After Porvinir we travelled south and did the mistake of anchoring in the beautiful, mainland bay of Nalia. The guide wrote about its quiet beauty, its abundant bird-life, its easy access to farming plots, and recommended a nice path to another bay for keen walkers like us. But there was no mention of the insects that invaded us when the sun and the wind disappeared… Diana wrapped herself in a sheet and had a mosquito-coil smoking next to her in our cabin and slept OK, but I thought a new mosquito-net erected in our portside, stern cabin combined with chemical repellents would be good protection. It was to be a sort of test for future visitors. What I did not realize until it was too late was that the tiny blood-suckers are so small they crawl through the mesh! Indeed I found out why these nats are known as “No-see-ems”! So I had the worst night I can remember and was covered in itchy spots for two days afterwards. Never more shall we anchor close to land in a windless, mangrove-covered bay! Ashore we met two Kunas working on their plantain fields, we saw lots of birds and a stick insect, but we never found the picturesque path. Needlessly to add, we moved away from the mangroves long before sunset!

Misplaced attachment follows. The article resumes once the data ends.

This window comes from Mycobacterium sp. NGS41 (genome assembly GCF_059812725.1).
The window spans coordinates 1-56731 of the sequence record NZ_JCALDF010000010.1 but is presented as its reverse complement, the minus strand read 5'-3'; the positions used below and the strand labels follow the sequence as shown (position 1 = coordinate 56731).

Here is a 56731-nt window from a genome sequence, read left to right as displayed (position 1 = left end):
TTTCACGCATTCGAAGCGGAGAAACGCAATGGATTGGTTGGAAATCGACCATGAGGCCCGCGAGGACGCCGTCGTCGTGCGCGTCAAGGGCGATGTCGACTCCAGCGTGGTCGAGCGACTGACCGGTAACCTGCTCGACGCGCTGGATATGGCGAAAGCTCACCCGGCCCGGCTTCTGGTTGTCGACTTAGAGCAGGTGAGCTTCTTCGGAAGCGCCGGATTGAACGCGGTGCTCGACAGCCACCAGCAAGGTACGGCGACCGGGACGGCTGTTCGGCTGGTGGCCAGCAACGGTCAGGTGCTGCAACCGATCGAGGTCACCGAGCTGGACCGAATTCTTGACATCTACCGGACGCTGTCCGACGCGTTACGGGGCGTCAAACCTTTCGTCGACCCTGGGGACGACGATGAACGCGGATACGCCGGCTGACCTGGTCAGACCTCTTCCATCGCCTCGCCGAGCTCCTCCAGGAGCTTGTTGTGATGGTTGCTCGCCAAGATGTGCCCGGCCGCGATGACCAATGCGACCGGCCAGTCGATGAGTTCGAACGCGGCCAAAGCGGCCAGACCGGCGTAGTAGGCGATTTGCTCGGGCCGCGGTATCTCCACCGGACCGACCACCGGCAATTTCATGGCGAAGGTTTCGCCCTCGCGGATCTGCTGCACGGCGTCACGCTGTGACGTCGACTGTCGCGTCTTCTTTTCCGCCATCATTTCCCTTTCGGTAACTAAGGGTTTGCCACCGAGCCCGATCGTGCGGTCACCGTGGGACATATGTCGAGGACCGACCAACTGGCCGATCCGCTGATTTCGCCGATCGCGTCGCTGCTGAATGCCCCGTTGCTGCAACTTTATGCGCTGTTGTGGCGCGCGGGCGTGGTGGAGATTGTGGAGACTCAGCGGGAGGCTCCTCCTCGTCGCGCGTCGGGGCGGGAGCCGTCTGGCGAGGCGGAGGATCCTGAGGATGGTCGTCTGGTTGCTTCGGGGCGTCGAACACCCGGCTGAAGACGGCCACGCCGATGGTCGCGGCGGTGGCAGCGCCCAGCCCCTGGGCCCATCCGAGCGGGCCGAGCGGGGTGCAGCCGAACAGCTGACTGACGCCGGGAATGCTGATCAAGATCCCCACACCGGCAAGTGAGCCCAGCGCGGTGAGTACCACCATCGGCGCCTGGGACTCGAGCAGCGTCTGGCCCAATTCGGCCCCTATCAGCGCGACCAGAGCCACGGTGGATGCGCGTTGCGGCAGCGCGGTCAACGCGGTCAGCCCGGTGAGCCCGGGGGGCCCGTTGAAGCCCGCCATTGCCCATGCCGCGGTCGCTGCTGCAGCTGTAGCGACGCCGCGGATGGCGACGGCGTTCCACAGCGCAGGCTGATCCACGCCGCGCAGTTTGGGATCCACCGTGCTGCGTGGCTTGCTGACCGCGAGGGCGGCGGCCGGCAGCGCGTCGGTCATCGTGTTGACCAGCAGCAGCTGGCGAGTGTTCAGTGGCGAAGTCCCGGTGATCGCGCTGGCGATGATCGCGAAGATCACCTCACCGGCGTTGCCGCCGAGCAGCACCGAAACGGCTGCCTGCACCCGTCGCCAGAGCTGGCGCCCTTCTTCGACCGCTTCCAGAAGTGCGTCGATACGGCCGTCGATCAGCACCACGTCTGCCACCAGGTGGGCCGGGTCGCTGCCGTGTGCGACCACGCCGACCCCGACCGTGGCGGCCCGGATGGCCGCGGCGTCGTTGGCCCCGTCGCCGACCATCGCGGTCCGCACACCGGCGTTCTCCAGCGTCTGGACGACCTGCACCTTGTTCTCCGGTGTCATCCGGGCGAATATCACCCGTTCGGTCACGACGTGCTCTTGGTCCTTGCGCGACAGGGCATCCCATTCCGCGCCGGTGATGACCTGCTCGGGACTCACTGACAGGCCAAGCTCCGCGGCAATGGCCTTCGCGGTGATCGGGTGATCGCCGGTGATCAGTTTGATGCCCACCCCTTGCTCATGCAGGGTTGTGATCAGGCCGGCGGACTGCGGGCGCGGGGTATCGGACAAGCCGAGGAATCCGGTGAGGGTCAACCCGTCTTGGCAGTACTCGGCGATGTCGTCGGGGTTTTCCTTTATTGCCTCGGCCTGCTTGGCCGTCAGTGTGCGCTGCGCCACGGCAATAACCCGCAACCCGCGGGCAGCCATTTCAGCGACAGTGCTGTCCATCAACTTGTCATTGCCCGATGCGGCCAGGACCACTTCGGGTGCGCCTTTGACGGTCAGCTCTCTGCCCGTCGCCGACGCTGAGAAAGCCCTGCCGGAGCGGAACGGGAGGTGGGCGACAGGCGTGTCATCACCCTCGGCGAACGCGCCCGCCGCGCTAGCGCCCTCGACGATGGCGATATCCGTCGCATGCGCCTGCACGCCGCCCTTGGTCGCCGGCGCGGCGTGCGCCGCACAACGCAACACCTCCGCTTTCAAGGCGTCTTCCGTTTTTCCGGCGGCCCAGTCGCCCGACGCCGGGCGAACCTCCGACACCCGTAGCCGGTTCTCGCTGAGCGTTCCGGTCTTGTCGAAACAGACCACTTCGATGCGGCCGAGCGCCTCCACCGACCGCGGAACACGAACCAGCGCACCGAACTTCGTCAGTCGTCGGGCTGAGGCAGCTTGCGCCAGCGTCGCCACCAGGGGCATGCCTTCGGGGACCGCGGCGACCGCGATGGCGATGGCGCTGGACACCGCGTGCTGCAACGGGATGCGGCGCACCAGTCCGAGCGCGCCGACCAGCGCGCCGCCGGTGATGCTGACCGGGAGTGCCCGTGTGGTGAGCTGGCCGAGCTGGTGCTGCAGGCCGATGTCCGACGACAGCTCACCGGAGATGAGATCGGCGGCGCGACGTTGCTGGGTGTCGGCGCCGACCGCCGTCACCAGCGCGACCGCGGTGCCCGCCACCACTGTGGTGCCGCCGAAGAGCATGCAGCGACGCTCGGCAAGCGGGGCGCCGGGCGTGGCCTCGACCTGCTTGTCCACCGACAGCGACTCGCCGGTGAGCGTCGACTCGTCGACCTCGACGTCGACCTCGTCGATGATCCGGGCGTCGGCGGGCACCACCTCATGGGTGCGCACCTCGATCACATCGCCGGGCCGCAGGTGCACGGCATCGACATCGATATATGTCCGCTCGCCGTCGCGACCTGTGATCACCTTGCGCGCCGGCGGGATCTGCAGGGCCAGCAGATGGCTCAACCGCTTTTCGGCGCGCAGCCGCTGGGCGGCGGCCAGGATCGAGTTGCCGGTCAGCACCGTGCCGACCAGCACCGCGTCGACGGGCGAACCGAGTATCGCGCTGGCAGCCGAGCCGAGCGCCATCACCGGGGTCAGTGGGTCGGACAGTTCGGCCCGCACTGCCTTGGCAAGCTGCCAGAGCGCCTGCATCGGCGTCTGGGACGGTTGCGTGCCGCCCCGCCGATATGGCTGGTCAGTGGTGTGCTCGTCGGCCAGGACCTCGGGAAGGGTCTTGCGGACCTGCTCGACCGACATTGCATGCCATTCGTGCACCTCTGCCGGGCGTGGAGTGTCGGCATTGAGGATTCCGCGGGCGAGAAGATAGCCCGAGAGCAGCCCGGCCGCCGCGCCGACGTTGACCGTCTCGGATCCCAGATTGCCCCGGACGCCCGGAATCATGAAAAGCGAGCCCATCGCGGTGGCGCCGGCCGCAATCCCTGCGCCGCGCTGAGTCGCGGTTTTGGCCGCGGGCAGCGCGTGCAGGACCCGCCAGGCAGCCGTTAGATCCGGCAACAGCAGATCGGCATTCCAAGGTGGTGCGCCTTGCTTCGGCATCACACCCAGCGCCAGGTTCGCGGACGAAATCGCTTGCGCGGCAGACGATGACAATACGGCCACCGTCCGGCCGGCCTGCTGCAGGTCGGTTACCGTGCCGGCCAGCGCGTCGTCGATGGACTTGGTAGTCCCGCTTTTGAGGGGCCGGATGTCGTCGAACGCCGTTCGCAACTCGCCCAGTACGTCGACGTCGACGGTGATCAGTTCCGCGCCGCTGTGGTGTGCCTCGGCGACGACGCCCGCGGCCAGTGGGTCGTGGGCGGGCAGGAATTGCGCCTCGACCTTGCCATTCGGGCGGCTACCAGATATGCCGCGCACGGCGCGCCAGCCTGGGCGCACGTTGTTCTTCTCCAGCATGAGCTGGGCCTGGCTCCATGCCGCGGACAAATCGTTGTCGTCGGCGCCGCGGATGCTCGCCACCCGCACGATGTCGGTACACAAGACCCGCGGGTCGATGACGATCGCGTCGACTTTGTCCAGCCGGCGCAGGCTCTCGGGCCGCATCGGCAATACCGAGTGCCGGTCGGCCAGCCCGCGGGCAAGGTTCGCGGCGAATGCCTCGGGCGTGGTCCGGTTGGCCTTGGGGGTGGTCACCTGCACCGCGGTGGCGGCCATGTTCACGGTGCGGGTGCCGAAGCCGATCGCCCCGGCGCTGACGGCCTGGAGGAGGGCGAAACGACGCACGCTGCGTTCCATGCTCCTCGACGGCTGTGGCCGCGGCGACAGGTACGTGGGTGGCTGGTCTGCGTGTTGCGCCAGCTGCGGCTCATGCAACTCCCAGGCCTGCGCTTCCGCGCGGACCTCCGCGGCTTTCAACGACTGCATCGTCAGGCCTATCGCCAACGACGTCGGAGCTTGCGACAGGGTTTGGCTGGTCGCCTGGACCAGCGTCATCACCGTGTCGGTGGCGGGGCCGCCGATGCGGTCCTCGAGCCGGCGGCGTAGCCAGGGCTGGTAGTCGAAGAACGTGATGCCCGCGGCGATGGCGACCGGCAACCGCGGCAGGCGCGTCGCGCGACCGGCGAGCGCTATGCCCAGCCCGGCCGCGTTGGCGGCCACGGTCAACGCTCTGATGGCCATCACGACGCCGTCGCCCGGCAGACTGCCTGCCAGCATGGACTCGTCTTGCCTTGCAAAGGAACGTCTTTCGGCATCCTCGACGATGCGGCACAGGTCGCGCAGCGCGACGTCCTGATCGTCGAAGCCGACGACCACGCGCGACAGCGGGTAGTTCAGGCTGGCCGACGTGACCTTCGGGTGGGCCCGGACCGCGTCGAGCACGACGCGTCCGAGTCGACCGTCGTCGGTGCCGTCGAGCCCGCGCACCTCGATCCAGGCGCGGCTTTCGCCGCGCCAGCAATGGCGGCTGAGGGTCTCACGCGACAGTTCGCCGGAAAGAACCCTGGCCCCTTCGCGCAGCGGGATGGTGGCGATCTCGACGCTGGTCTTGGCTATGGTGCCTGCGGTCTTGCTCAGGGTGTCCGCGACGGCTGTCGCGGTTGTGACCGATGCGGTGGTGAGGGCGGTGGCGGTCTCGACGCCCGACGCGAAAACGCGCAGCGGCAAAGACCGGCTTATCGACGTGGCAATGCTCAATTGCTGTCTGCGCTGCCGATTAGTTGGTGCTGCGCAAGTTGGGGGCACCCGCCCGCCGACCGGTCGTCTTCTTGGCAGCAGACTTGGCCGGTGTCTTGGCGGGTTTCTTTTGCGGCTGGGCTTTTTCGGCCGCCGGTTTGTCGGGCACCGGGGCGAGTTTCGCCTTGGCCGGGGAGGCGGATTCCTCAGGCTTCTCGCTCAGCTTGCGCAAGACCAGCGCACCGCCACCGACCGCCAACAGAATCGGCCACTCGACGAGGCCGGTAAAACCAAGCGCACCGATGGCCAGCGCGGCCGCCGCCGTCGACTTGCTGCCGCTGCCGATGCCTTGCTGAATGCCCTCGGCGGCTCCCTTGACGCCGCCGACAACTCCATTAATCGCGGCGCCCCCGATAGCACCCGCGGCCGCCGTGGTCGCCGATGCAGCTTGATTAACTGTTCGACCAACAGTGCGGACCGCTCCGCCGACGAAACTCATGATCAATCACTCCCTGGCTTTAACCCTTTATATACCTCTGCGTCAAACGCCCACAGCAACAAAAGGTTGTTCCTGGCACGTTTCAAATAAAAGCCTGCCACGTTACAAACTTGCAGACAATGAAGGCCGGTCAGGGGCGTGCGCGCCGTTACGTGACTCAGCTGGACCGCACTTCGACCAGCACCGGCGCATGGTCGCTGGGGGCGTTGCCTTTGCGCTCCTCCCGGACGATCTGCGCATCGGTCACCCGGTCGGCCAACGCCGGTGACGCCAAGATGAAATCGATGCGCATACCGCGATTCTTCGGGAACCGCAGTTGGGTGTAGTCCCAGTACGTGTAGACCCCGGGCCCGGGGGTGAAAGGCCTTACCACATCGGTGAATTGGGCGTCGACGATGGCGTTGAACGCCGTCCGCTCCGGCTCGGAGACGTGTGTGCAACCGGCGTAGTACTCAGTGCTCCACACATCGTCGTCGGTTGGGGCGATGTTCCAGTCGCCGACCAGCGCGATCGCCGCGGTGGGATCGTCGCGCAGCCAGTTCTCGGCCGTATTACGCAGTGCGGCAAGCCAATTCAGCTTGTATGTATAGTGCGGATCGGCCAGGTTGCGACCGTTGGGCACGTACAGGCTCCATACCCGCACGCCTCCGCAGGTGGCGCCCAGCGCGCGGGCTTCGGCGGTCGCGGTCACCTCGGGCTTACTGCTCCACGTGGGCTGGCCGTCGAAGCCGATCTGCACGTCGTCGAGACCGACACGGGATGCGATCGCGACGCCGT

Tupsuit Dumat in the Robinson group was free from insects, but instead of nats and mosquitos we were invaded by cheerful children wanting sweets and extrovert adults wanting printed photographs. We also saw several albinos known as White Kunas. For reasons unknown the frequency of albinos is high among Kunas. These white-skinned locals have skins and eyes badly suited for the tropics.
The friendly invasion was partly our own fault; we were a little too friendly when we first anchored. But it also was a lot of fun and opened doors ashore. We did a couple of medical consultations among the tiny huts, met Alberto, Sahila (chief) for all the Robinson islands and gave reading glasses to an 84 year old woman struggling with her needle-work.